Mike Kueber's Blog

January 30, 2014

The Tiger Mom comes under attack by a politically correct Indian-American

Filed under: Book reviews,Culture — Mike Kueber @ 2:43 am
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A few weeks ago I blogged about a new book by Tiger Mom Amy Chua and her husband Jed Rubenfeld.  The book is titled Triple Package, and argues that eight ethnic groups – Chinese, Indians, Cubans, Jews, Nigerians, Mormons, Iranians, and Lebanese – are thriving in America because they share three character traits:

  1. A superiority complex,
  2. Insecurity, and
  3. Impulse control.

This week’s issue of Time magazine contains an article by Suketu Mehta, an Indian-American who attacks the Tiger Mom thesis and suggests:

  • “[A] new strain of racial, ethnic and cultural reductivism has crept into the American psyche.  Whereas making sweeping observations about, say, African-American or Hispanic culture, flattering or unflattering – remain unthinkable in polite company, it has become relatively normal in the past 10 years to comment on the supposed cultural superiority of various ‘model minorities.’  I call it the new racism – and I take it rather personally.”

Mehta seems to have contracted an especially virulent and pernicious strain of political correctness.  Like an ostrich, he chooses to bury his head in the sand and ignore facts that are patently obvious to anyone looking.  To refute the Triple Package analysis, Mehta points out to his two kids a version of Obama’s “you didn’t build that” argument:

  • We worked hard, yes….  But we also benefited from numerous advantages – from cultural capital built up over generations to affirmative action to an established network of connections in our new country – none of which had anything to do with racial, ethnic or cultural superiority.”

Huh?  That doesn’t make sense.  Cultural capital and a network of connections has everything to do with cultural superiority, and there is very little affirmative action in favor of the eight “model minorities.”

Mehta also asks, if Indian culture is so great, why is India “such a sorry mess, with the largest population of poor, sick and illiterate people in the world, its economy diving, its politics abysmally corrupt.”  His suggested answer is that the emigration process self-selects the best of its people for emigration to America, and he wonders what American would think about Indian immigrants if America shared a border with India and poor Indians were able to illegally enter by the millions like Mexicans.  Or, as another expert suggests, “If Mexicans threw out the top 10% of their population into America, you’d be singing a different tune about Mexicans.”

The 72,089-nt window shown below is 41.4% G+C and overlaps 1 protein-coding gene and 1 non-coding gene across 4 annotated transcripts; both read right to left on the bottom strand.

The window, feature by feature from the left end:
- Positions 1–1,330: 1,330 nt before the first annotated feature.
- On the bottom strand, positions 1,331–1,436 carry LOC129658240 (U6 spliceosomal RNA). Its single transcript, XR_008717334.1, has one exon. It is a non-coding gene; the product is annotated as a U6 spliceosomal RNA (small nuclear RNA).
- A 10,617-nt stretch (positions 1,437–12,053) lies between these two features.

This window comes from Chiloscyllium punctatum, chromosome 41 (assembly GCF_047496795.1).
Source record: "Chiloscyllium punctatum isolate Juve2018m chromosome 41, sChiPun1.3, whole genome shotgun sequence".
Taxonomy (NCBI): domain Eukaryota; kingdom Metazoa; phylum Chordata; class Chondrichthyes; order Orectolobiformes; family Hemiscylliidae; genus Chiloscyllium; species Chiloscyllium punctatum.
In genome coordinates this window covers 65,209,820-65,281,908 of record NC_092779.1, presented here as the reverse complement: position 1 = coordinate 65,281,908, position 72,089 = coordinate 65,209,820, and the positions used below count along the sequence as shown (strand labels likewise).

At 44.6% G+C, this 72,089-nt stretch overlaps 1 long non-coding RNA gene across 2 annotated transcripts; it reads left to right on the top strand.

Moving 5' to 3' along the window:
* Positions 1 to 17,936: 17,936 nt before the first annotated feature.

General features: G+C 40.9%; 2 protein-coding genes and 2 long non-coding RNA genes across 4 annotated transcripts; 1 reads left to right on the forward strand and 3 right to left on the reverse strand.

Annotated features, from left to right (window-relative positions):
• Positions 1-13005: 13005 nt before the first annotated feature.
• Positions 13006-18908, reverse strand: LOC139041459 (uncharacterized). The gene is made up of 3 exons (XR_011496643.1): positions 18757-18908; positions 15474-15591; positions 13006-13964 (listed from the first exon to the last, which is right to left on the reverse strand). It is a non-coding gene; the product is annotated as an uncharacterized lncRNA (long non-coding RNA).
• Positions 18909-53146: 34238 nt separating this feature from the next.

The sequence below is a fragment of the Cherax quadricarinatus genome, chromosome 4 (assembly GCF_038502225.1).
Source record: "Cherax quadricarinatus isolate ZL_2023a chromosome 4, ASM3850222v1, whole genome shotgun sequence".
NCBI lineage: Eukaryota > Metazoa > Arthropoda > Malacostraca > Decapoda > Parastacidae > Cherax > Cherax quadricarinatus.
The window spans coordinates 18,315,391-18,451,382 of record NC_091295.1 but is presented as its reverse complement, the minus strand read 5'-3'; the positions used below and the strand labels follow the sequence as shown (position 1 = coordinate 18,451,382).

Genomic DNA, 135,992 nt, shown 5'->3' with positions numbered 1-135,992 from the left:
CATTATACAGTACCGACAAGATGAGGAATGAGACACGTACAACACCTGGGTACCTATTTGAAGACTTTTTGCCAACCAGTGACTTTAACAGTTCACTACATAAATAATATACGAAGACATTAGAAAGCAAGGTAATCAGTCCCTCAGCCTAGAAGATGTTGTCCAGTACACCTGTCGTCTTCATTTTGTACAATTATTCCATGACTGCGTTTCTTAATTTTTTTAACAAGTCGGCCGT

Huh?  That doesn’t make sense.  Just because America doesn’t receive a cross-section of the Indian population, that doesn’t defeat Chua’s argument that Indian-American immigrants have three defining traits that bode well for success in America.  And with respect to Mexico’s top 10%, we have experience with them (legal Mexican nationals) in Texas, and we are singing a different tune about them.  Most Americans welcome them to our country as welcome additions to our society.  How does that contradict the Chua argument?

Mehta accuses Chua and Rosenfeld of ignoring “the realities of American history to make their half-baked theories stick.”  I think Mehta is guilty of making a feeble case in defense of political correctness.


January 27, 2014

Diversity in college football

Filed under: Culture,Sports — Mike Kueber @ 12:34 pm
Tags: ,

The term diversity has become a euphemism for racial balancing.  It is usually applied when minorities are underrepresented, and you will rarely see it discussed when minorities are overrepresented.  A recent example of this concerns college football.

According to the Rivals100 list published by Sports Illustrated, the top 100 football recruits this year consists of 85 African Americans, 14 Anglos, and one California kid (Viane Talamaivao) who is either Pacific Islander or Hispanic.   This contrasts with America’s population of 13% African-Americans, 63% Anglos, and 15% Hispanic, 5% Asian, and 0% Pacific Islander.

Nature vs. nurture?  That’s a subject for another day.


Sunday Book Review #121 – Reign of Error by Diane Ravitch

Filed under: Education — Mike Kueber @ 4:37 am